1         2         3
  0 cccaaasssiiiiiiiiIiiiiiihhhhhhhhhhh
S 1 cccaaasssiiiiiiii*iiiiiihhhhhhhhhhh
E 2 cccaaasssiiiiiiii*iiiiiihhhhhhhhhhh
C 3 cccaaasssiiiiiiii*iiiiiihhhhhhhhhhh
T 4 cccaaasssiiiiiiii*iiiiiihhhhhhhhhhh
O 5 cccaaasssiiiiiiii*iiiiiihhhhhhhhhhh
R 6 cccaaasssiiiiiiii?iiiiiihhhhhhhhhhh
  7 cccaaasssiiiiiiii?iiiiiihhhhhhhhhhh
  8 cccaaasssiiiiiiiiCiiiiiihhhhhhhhhhh
  9 cccaaasssiiiiiiiiCiiiiiihhhhhhhhhhh
 10 cccaaasssiiiiiiiiCiiiiiihhhhhhhhhhh
 11 cccaaasssiiiiiiiiCiiiiiihhhhhhhhhhh
 12 cccaaasssiiiiiiiiCiiiiiihhhhhhhhhhh
 13 cccaaasssiiiiiiii?iiiiiihhhhhhhhhhh
 14 cccaaasssiiiiiiii?iiiiiihhhhhhhhhhh
 15 cccaaasssiiiiiiii?iiiiiihhhhhhhhhhh
 16 cccaaasssiiiiiiii?iiiiiihhhhhh
 17 cccaaasssiiiiiiii?iiiiii
 18 cccaaasssiiiiiiii
 19 cccaaasssiiiiiiii

                        max size
c=class file            15360
a=action file           15360
s=sound file            15360
i=images file           68608
h=head file             46592
*=required directory files
?=free? (current dos will not read)

id_file.dat is interesting: it’s the BAM sector, but it doesn’t contain a BAM. It doesn’t even contain the 18/01 link. It’s all ASCII, with a disk number and version at the beginning, and lots of credits after that. The region after 0x90 is laid out so the disk title looks OK though.

The "filldisk" tool creates a disk image from the inputs according to this specification. It is missing from our tree though.

Tree Layout

  • The tree layout is quite messy. There are up to five versions of the same data in the tree, and there are lots of intermediate build products everywhere.
  • Just because sources and binaries reside in the same directory, it doesn't mean they need to correspond to each other. habitat/Beta/Beta1.0/Object is one such case.
  • sources/c64 is generally the latest version, it also has the more correct component names and has the least amount of binaries in the tree.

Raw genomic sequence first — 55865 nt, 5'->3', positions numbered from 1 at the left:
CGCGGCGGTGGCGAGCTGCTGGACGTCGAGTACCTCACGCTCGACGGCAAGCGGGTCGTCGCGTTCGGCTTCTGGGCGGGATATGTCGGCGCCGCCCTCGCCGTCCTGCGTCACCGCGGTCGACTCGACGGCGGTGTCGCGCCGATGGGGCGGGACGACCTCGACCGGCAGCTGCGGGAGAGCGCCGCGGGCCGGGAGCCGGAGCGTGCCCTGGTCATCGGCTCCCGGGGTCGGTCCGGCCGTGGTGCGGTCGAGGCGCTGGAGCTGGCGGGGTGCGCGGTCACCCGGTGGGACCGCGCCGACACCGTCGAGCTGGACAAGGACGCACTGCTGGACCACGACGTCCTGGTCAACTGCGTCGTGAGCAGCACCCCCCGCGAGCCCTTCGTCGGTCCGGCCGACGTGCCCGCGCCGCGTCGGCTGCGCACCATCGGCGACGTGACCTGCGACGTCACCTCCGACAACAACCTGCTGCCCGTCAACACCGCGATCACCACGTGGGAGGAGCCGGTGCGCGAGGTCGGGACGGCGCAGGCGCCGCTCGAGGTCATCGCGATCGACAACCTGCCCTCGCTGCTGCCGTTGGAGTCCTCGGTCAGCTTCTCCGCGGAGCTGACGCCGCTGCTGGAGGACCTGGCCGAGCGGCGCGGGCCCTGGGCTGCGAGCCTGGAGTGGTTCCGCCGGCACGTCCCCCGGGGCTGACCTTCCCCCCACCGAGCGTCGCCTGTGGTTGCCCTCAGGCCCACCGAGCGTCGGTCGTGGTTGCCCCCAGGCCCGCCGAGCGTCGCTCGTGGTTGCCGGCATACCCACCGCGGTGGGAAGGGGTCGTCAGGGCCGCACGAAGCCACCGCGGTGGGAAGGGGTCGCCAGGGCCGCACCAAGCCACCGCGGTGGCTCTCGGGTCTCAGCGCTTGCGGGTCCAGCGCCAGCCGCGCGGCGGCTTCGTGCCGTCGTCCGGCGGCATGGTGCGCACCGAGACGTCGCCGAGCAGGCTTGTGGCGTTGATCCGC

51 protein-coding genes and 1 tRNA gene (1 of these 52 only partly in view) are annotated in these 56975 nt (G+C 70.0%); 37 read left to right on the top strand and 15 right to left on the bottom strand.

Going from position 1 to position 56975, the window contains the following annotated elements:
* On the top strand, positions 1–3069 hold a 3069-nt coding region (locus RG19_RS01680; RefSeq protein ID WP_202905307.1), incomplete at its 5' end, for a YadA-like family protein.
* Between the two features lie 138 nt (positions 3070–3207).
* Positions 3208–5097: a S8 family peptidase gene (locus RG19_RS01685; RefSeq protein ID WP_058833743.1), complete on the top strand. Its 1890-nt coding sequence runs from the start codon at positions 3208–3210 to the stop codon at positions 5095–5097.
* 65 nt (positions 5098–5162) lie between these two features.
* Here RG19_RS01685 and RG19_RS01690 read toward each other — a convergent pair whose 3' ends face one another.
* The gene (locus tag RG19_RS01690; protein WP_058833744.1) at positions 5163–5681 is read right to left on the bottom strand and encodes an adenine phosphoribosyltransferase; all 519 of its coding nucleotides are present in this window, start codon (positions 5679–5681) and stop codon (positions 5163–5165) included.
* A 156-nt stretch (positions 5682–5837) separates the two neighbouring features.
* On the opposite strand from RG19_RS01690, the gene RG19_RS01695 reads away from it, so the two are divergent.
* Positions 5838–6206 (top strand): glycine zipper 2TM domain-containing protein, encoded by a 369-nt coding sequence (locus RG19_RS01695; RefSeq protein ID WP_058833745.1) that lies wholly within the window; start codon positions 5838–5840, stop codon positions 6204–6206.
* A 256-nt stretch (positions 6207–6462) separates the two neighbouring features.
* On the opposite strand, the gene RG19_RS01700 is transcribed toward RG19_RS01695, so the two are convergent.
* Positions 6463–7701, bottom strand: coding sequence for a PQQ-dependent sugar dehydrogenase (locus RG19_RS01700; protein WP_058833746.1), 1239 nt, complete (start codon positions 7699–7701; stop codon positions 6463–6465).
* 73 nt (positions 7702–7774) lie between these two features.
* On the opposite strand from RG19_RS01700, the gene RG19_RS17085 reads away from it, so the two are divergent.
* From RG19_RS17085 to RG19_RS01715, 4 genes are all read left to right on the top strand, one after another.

• Binaries are helpful nevertheless to compare the assembler output with them and to verify the correctness of the toolchain. Also, the binaries don't necessarily match the source, so this gives us access to different versions.

Build Root with .mud and .dat files

  • habitat/Beta/Bak: 1987-05-11
  • habitat/Beta/save.dat.files: .dat files only, different than all other versions, age judged from size
  • habitat/Beta/Beta1.0: 1987-12-11, updated .mud
  • sources/c64: 1987-12-11, updated .mud, more resources; same action.dat/sound.dat as previous version
  • habitat/Beta: 1988-06-23, same .mud file, different logs; same .dat files as previous version

Main sources:

  • habitat/Beta/Beta1.0/Object
  • habitat/Beta/Beta1.0/Source
  • sources/c64/Main All three sets are identical.

Main binaries:

  • habitat/Beta/Beta1.0/Object
  • farmer/Habitat/Obj: almost identical, but "Lucasfilm's Habitat" replaced with "Q-Link's Club Caribe", as well as other string differences. farmer/Habitat/Obj/difflist looks like the diff that's responsible for these differences.

Behaviors sources:

  • habitat/Beta/Actions/Bak: old version
  • habitat/Beta/Actions: current version
  • habitat/Beta/Beta1.0/Source/Resources: current version
  • sources/c64/Behaviors: current version

Behaviors binaries:

  • habitat/Beta/Actions/Bak: version 1
  • habitat/Beta/Actions: version 2
  • sources/c64/Behaviors: version 3 The version ordering was derived from the source version and the file sizes.

Images sources:

  • aric/mic/Gr
  • sources/c64/Images Both sets are the same.

Images binaries:

  • aric/mic/Gr: version 1, .bin files in Heads and Prop directories
  • habitat/Beta/Images: version 2, all .bin files in one directory The overlapping files are identical except for a few. habitat/Beta/Images contains lots of extra .bin files for which there are no sources and that are not referenced in the Makefile

Sounds sources:

  • habitat/Beta/Sounds
  • habitat/Beta/Beta1.0/Source/Resources: Shares a directory with Behaviors
  • sources/c64/Sounds All three versions are the same.

Sounds binaries:

  • habitat/Beta/Sounds


Updating the image disk

When the client logs in, the server can update the image disk by sending blocks that are supposed to be written. When done, it’ll send a new T18/S0 with an updated version number. The tool “puddle” is used to create .dat files with minimal differences from an old and a new state.


Set of tools to generate/edit regions visually on a combination of Sun and C64. Reno only exists in binary form (~32 KB!).

Dump Disk

If the game panics, it can save its state to a “dump disk”.


The tool “loadrom” is missing. It seems to read “macross -p” (position-independent code) output and create raw .bin files.


mtobin is another tool we don't have. It seems to be a script that compiles a macross .m file and creates a headerless .bin file. It's referenced from the Makefile in Images.

Notes on the Server



Habitat is a massively multiplayer online role-playing game for the Commodore 64 on top of the QuantumLink online platform.